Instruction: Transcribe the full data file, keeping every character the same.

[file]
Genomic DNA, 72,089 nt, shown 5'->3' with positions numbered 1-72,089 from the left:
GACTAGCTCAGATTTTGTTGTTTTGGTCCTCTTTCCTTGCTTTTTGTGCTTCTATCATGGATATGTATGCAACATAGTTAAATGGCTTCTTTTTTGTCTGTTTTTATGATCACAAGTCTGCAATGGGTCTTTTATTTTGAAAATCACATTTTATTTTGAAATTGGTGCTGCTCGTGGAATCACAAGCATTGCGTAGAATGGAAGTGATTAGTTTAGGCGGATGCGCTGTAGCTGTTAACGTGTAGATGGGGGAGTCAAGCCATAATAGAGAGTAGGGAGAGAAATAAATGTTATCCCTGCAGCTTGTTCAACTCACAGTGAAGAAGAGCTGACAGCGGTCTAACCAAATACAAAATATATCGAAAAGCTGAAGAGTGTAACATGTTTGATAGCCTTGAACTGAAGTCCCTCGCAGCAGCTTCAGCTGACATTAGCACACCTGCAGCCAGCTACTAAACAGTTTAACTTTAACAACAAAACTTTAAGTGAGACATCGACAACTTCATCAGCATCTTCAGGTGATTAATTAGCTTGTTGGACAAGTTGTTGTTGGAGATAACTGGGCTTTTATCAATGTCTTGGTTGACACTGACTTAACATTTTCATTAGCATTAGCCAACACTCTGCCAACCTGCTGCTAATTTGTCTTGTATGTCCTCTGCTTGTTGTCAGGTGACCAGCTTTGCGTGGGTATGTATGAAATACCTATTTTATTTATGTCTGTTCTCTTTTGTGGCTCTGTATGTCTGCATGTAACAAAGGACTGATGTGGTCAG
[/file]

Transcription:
Genomic DNA, 72,089 nt, shown 5'->3' with positions numbered 1-72,089 from the left:
GACTAGCTCAGATTTTGTTGTTTTGGTCCTCTTTCCTTGCTTTTTGTGCTTCTATCATGGATATGTATGCAACATAGTTAAATGGCTTCTTTTTTGTCTGTTTTTATGATCACAAGTCTGCAATGGGTCTTTTATTTTGAAAATCACATTTTATTTTGAAATTGGTGCTGCTCGTGGAATCACAAGCATTGCGTAGAATGGAAGTGATTAGTTTAGGCGGATGCGCTGTAGCTGTTAACGTGTAGATGGGGGAGTCAAGCCATAATAGAGAGTAGGGAGAGAAATAAATGTTATCCCTGCAGCTTGTTCAACTCACAGTGAAGAAGAGCTGACAGCGGTCTAACCAAATACAAAATATATCGAAAAGCTGAAGAGTGTAACATGTTTGATAGCCTTGAACTGAAGTCCCTCGCAGCAGCTTCAGCTGACATTAGCACACCTGCAGCCAGCTACTAAACAGTTTAACTTTAACAACAAAACTTTAAGTGAGACATCGACAACTTCATCAGCATCTTCAGGTGATTAATTAGCTTGTTGGACAAGTTGTTGTTGGAGATAACTGGGCTTTTATCAATGTCTTGGTTGACACTGACTTAACATTTTCATTAGCATTAGCCAACACTCTGCCAACCTGCTGCTAATTTGTCTTGTATGTCCTCTGCTTGTTGTCAGGTGACCAGCTTTGCGTGGGTATGTATGAAATACCTATTTTATTTATGTCTGTTCTCTTTTGTGGCTCTGTATGTCTGCATGTAACAAAGGACTGATGTGGTCAG